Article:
Dell Launches GPU Expansion Chassis For HPC


Dell’s PCIe chassis offers 17 Teraflops of GPU power to PowerEdge servers in specialist data centres

Dell has boosted its high-performance computing credentials with an expansion chassis capable of holding up to 16 NVidia graphics cards.

The new chassis can hold up to 16 external devices on a PCIe bus, and will connect to up to eight of Dell’s PowerEdge servers. So far, the PowerEdge C410x holds nVidia Tesla M1060 or M2050 graphics processor units (GPUs), but network cards or memory could be allowed in future.

17 Teraflops in a 3U chassis

“This solution stack provides 25 percent higher density than those of our competitors,” explained Paul Brook, solutions, Dell EMEA. To get higher performance graphics on high performance computers (HPC or supercomputers), users have had to either get higher end servers or increase the density, he said. The C410 gives HPC users better graphics without a major upgrade.

At first the chassis will work with the PowerEdge C6100 family, but in future all PowerEdge servers will be able to use it, said Brook.

This product comes from Dell’s Data Centre Solutions (DCS) division, founded in 2007, which develops customised solutions for cloud operators and large data centres, with customers including Facebook, and Microsoft, and takes pride in offering a service which is not “on-size-fits-all”.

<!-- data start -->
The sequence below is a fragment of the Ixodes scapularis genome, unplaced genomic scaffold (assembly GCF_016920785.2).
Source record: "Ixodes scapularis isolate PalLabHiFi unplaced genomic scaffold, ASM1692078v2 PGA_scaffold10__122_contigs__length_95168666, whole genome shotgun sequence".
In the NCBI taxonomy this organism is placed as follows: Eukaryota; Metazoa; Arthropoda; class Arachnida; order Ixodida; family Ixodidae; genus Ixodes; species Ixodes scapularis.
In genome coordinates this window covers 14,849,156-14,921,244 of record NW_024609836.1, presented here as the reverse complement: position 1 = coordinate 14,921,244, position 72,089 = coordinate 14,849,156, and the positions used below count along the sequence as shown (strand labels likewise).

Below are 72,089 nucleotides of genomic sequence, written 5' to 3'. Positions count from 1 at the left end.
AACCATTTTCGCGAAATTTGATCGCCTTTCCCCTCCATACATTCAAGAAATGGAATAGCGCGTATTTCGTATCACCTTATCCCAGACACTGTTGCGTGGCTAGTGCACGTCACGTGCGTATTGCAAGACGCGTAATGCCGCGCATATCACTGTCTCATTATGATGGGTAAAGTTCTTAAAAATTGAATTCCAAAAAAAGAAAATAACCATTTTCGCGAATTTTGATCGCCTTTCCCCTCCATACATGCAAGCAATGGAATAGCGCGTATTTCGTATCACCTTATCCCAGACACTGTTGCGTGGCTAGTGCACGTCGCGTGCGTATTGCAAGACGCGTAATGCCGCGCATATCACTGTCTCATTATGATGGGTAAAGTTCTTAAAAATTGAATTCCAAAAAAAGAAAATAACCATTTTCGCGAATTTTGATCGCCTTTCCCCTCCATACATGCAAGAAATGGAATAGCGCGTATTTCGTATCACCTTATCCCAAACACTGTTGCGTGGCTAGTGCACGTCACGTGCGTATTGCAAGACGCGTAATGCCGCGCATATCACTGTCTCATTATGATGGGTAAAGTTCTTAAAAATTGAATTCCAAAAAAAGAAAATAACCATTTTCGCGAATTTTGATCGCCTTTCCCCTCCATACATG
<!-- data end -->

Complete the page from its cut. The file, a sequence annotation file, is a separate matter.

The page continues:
PowerEdge servers are in use for NASA’s climate research, and other specialist users. The server range uses  both AMD and Intel processors.

The chassis was developed to meet the demands of specific large companies in oil and gas exploration, but has been made available to others, and could be useful for other energy companies, bio-medical science organisations or finance companies which have a need for simulation processes.

With 16 cards installed, the C410x will provide a processing capacity of 16.5 teraflops in a compact 3U chassis. Dell claims that an example configuration, with two PowerEdge C6100 servers connected to the chassis, would give the equivalent of eight dual-socket servers. This would have 2.5 times greater capacity the equivalent of a 100-server system developed in the University of Cambridge in 2006.

The chassis can be managed with existing tools, including a tool for capacity planning. There is no price quoted as yet.

Based on reporting by Pierre Mangin,

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